US military chiefs have insisted they will not change their operations despite China scrambling fighter jets to monitor US and Japanese aircraft in Beijing’s newly declared air defense zone.
However, the US Department of State said US commercial airlines should observe China’s demand to be given notice of aircraft entering the zone, while stating that compliance “does not indicate US government acceptance of China’s requirements.”
China flew warplanes into its air defense identification zone (ADIZ) on Friday, Chinese state media said, nearly a week after it announced the zone, which covers islands at the center of a dispute between Beijing and Tokyo, raising regional tensions.
A Xinhua report indicated that Japan and the US are continuing to disregard China’s demands that aircraft submit flight plans when traversing the area in the East China Sea or face unspecified “defensive emergency measures.”
“We have flights routinely transiting international airspace throughout the Pacific, including the area China is including in their ADIZ,” Pentagon spokesman Colonel Steve Warren said on Friday. “These flights are consistent with long-standing and well-known US freedom of navigation policies that are applied in many areas of operation around the world. I can confirm that the US has and will continue to operate in the area as normal.”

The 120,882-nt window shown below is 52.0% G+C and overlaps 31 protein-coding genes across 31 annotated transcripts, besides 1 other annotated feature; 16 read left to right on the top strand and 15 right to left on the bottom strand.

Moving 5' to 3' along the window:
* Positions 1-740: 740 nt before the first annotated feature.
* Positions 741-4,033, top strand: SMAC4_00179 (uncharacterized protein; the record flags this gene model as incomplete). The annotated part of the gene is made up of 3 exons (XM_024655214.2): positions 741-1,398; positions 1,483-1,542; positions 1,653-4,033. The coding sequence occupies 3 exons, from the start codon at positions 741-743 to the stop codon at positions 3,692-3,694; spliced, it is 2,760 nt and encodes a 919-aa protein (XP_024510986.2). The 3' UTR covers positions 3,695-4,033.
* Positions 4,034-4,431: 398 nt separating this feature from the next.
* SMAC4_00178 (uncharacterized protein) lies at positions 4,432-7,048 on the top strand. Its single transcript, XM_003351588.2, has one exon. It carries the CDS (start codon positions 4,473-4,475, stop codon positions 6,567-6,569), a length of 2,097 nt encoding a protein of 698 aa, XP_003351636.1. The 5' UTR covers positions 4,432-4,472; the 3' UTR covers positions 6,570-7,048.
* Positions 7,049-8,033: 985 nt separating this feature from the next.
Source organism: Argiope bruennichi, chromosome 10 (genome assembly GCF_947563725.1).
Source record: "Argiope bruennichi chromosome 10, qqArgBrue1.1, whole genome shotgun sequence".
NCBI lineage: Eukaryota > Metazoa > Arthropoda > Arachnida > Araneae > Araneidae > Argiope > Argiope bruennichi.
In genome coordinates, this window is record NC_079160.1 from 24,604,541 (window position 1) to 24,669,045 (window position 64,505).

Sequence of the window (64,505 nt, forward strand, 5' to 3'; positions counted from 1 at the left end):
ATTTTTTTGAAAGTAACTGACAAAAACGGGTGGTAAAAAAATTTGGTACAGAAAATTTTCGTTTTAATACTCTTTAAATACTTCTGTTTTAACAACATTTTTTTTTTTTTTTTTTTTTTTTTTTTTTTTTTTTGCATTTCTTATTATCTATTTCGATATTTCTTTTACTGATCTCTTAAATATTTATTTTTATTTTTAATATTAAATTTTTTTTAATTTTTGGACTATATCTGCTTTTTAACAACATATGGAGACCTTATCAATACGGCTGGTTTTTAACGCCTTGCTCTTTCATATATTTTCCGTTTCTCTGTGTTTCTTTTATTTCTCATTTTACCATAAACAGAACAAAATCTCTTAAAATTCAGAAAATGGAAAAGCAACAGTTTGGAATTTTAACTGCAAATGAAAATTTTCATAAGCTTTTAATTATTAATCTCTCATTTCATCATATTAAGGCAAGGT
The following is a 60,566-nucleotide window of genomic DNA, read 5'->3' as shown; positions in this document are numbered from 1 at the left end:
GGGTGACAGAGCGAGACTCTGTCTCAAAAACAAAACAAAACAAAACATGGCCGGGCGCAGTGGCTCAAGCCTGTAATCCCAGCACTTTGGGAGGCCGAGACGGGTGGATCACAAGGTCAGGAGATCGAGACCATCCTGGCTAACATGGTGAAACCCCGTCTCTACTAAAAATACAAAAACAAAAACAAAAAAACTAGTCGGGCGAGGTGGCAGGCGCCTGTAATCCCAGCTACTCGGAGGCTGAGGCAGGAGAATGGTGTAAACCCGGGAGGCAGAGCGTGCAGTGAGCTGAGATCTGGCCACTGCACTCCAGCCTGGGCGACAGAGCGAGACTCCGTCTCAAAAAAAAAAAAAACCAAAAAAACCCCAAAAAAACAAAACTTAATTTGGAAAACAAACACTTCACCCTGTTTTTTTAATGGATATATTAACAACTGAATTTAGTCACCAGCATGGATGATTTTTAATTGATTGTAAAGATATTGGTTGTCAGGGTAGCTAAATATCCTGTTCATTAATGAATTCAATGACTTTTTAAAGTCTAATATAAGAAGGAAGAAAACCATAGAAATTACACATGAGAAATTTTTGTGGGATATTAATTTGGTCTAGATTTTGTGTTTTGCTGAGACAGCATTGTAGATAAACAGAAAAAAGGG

Compliance by commercial flights “does not indicate US government acceptance of China’s requirements for operating in the newly declared ADIZ,” the State Department said in a statement.
Japanese airlines, under pressure from Tokyo, stopped following China’s new rules on Wednesday, after initially complying.
In its evening edition yesterday, the Yomiuri Shimbun newspaper said Japan’s two biggest airlines were unlikely to change their stance even after the US announcement.